System functionality

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system
User space interfaces, System calls
Driver Model
modules
buses, PCI
hardware interfaces, [re]booting

This article describes infrastructures used to support and manage other kernel functionalities. This functionality is named after system calls and sysfs.


User space communication[edit | edit source]

🔧 TODO


⚲ APIs:

kernel space API for user space
uapi inc
arch/x86/include/uapi src
man 2 ioctl
System calls
Device files
user space API for kernel space
linux/uaccess.h inc:
copy_to_user id
copy_from_user id

📚 References

User-space API guides doc
User space
Linux kernel interfaces
ULK3 Chapter 11. Signals


System calls[edit | edit source]

Table of syscalls

⚙️ Internals:

linux/syscalls.h inc
syscall_init id
entry_SYSCALL_64 id
do_syscall_64 id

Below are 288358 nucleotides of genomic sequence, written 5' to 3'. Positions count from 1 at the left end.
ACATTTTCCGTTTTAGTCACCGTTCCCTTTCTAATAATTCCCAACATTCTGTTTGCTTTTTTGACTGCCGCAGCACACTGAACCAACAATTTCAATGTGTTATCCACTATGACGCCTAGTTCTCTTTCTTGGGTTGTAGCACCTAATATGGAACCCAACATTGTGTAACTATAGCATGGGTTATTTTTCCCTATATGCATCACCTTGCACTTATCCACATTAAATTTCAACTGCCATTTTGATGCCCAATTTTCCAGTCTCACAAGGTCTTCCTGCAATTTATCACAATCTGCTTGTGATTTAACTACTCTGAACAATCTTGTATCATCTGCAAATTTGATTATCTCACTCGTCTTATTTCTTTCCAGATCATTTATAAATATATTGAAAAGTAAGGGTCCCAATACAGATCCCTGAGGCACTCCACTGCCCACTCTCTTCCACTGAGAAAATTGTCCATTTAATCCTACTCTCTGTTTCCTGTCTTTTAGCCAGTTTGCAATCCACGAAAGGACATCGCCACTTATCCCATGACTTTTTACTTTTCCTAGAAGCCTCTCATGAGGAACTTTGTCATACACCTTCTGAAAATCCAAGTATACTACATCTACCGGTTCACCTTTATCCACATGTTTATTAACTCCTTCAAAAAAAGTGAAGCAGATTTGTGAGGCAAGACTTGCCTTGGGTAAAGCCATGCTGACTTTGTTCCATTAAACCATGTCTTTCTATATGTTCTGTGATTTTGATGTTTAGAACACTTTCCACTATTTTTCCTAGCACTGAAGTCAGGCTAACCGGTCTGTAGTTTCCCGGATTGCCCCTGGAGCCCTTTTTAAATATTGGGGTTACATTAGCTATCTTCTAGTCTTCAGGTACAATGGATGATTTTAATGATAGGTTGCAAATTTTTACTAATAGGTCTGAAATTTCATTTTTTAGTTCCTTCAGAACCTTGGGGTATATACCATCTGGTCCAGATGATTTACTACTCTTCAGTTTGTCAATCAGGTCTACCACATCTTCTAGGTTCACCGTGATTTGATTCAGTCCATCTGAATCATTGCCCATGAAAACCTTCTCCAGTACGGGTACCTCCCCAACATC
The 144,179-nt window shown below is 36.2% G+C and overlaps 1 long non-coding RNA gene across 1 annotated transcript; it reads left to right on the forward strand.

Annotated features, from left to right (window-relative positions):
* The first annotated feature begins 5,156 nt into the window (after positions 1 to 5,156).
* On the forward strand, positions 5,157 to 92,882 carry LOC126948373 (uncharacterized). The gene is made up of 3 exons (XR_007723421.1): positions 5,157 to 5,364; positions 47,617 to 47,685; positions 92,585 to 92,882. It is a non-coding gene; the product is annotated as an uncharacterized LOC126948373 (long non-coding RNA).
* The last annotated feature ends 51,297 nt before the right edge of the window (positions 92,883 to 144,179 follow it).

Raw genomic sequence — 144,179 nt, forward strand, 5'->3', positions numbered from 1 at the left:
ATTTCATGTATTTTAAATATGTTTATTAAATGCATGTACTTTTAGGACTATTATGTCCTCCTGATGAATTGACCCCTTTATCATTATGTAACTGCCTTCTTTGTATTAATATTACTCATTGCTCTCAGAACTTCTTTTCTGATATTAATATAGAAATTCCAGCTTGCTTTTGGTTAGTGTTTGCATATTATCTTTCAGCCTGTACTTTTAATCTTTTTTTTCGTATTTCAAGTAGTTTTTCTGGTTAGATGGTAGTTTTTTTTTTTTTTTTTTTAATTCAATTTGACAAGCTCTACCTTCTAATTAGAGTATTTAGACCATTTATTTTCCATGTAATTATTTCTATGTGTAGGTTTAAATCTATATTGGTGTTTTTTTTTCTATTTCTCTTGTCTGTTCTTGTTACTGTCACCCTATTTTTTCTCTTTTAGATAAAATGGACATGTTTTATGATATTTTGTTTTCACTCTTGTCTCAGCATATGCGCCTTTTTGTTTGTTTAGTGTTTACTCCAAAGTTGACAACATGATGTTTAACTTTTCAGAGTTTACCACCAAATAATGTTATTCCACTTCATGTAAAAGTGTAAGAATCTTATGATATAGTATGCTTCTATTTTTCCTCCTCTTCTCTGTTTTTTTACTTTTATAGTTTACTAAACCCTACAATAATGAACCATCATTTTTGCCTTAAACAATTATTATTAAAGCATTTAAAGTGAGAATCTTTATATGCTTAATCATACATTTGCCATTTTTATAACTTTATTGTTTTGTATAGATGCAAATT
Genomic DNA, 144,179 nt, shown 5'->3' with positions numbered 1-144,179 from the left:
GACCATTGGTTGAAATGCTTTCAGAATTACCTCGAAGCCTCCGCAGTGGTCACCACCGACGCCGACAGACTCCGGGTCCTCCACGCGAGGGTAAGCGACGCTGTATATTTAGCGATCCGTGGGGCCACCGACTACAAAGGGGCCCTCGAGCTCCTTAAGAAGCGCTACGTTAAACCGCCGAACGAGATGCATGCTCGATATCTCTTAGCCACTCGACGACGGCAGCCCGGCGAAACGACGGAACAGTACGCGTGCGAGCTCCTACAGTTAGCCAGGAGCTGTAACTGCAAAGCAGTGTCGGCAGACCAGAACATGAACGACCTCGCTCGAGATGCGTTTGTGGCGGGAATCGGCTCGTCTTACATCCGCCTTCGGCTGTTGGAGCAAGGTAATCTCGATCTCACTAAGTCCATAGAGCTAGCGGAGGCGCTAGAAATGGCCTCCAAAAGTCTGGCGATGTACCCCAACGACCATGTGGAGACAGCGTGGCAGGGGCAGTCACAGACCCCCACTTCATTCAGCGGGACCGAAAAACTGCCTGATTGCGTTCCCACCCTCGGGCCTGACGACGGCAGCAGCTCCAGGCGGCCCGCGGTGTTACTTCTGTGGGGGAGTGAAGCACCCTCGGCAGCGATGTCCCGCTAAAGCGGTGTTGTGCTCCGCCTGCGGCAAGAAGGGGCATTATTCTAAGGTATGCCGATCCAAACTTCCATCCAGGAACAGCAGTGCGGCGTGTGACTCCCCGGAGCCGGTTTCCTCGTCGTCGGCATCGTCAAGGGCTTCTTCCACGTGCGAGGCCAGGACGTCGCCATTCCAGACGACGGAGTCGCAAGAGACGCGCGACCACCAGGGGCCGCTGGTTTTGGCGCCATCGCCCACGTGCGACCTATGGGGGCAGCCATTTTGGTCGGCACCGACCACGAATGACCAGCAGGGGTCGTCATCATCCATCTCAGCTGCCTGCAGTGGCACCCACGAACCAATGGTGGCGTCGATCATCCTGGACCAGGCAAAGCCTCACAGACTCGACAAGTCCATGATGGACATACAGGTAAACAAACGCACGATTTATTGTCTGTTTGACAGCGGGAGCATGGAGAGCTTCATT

man 2 syscall
man 2 syscalls


📚 References

System call
Directory of system calls, man section 2
Anatomy of a system call, part 1 and part 2
syscalls ltp


💾 Historical

ULK3 Chapter 10. System Calls

Device files[edit | edit source]

Classic UNIX devices are Char devices used as byte streams with man 2 ioctl.

⚲ API:

ls /dev
cat /proc/devices 
cat /proc/misc

Examples: misc_fops id usb_fops id memory_fops id

Allocated devices doc
drivers/char src - actually byte stream devices
Chapter 13. I/O Architecture and Device Drivers

hiddev[edit | edit source]

⚠️ Warning: confusion. hiddev isn't real human interface device! Is reuses USBHID infrastructure. hiddev is used for example for monitor controls and Uninterruptible Power Supplies. This module supports these devices separately using a separate event interface on /dev/usb/hiddevX (char 180:96 to 180:111) (⚙️ HIDDEV_MINOR_BASE id)

⚲ API:

uapi/linux/hiddev.h inc
HID_CONNECT_HIDDEV id

⚙️ Internals:

CONFIG_USB_HIDDEV
linux/hiddev.h inc
hiddev_event id
drivers/hid/usbhid/hiddev.c src, hiddev_fops id

📚 References:

HIDDEV - Care and feeding of your Human Interface Devices doc


📚 References:

Device file

Administration[edit | edit source]

🔧 TODO

📚 References

man 7 netlink
The Linux kernel user’s and administrator’s guide doc

procfs[edit | edit source]